Once the kites were down the guy stated his car was parked over by the concession stand, which happened to be away from the action and other people in the park. As we walked towards the concession stand I noticed the car was parked around the back out of view. The guy was ahead of us about 30 feet or so, and when he went around the corner I began getting nervous.

As Jimmy and I came around the corner we found the guy digging through the trunk of a black Crown Victoria, which was full of toys. When he turned around he had a rabbit puppet with it's arms and legs wrapped around him. He began projecting his voice through the puppet and asked my brother to come over to pet it. Jimmy was excited by this, but I wasn't. I was terrified. This man meant to do us harm.

Immediately, I grabbed Jimmy by the arm and said, "Let's go!" My brother began whining and questioning me. As we rapidly walked away I turned to see the guy standing at the corner staring at us. His eyes were glaring and he was motionless. As we got to about mid-field the guy turned suddenly and went behind the concession stand. That's when I began to run while dragging Jimmy behind me crying.

As we came crashing through the front door I began yelling for my dad. He ran up and I quickly explained the situation. He and Joe went bursting out the door running towards the park. Unfortunately, the guy had left. At that point, we knew that it had been a close call for my brother.

I apologize for the length of this story, but context is important. When I speak with students or prospective students about why they begin martial arts training they or their parents often tell me they want more confidence, which is a good thing. However, confidence is defined as "a belief or firm trust in one's ability." Yes, this can be a useful trait, but not necessarily when it comes to self-defense or violence. In fact, the predators in our society, like this particular individual, can care less about your confidence because they have an objective and in their mind they're going to meet that goal.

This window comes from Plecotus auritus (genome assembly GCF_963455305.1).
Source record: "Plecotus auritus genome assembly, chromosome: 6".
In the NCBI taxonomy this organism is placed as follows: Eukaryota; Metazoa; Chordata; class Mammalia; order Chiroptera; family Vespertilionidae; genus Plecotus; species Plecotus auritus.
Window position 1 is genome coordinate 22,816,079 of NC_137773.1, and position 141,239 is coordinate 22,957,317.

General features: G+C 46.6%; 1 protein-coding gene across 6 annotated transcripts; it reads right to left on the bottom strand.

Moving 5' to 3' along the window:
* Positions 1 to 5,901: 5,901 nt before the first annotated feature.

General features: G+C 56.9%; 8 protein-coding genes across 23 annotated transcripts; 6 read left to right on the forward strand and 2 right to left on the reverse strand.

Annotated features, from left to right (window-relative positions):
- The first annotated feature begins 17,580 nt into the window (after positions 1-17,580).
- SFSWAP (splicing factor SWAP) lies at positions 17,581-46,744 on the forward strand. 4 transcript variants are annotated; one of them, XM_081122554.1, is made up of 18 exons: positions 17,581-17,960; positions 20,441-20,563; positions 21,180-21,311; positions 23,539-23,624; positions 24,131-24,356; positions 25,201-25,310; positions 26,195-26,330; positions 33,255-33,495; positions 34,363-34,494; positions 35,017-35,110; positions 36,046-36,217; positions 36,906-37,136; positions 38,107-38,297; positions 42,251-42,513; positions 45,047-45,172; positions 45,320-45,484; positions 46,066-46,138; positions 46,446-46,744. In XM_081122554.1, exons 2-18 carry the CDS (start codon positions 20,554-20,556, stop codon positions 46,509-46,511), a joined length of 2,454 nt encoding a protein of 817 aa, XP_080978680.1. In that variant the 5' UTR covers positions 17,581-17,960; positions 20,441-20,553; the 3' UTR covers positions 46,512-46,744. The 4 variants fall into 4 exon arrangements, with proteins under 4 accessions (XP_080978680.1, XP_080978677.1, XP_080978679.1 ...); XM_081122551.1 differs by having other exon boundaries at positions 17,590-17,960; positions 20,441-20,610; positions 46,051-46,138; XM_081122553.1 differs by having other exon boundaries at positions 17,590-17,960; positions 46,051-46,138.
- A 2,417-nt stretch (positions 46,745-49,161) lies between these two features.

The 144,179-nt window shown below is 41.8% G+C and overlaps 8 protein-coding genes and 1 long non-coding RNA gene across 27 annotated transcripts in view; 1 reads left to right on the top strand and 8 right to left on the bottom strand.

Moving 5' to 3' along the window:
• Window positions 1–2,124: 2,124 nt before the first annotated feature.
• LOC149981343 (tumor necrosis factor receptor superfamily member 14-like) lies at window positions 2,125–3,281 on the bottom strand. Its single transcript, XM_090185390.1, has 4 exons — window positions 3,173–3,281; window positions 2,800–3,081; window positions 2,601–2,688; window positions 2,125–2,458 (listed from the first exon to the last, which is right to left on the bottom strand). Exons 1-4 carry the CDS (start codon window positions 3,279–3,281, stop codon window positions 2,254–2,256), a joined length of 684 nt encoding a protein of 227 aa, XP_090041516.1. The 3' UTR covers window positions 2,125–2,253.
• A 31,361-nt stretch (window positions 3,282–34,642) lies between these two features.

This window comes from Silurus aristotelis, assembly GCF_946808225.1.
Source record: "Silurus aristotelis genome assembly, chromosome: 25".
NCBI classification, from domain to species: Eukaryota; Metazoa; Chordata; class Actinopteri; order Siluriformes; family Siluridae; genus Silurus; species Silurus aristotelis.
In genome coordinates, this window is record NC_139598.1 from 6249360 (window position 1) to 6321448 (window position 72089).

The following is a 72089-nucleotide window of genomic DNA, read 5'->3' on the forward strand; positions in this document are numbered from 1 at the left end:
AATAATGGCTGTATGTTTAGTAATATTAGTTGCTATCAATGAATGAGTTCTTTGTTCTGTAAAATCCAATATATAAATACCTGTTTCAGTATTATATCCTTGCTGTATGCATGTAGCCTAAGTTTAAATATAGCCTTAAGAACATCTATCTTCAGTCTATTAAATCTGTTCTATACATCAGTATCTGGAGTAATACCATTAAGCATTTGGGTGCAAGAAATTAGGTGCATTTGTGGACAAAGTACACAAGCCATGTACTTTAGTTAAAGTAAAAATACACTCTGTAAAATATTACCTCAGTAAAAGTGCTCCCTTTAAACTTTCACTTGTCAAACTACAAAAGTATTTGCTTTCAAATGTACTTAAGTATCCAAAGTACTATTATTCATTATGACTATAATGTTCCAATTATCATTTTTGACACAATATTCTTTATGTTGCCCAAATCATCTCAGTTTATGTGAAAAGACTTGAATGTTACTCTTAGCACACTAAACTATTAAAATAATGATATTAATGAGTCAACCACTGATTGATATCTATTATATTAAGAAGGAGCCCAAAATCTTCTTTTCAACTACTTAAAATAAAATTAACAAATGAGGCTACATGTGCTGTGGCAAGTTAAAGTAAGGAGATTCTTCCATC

Instead, I suggest we look more at developing our, or our children's, courage, which is defined as, "the ability to do something even when it frightens us." This trait is what gets us through a difficult situation, or when our lives are thrust into chaos. It's this behavior that predators dislike most because someone exhibiting courage disrupts their plans.

This personally was my second encounter with someone with evil intent. It went the way it did because my 15-16 year old self had the courage to protect my brother, keep our distance and flee the situation when it was absolutely necessary. This is self-defense in it's purest form.

In the next blog, I'm going to tell a story about my third encounter with someone I considered evil and how it relates to self-defense. Just thinking about this incident again is upsetting to me. My hope is it helps someone someday if they find themselves in a similar situation.

Chris Mikuta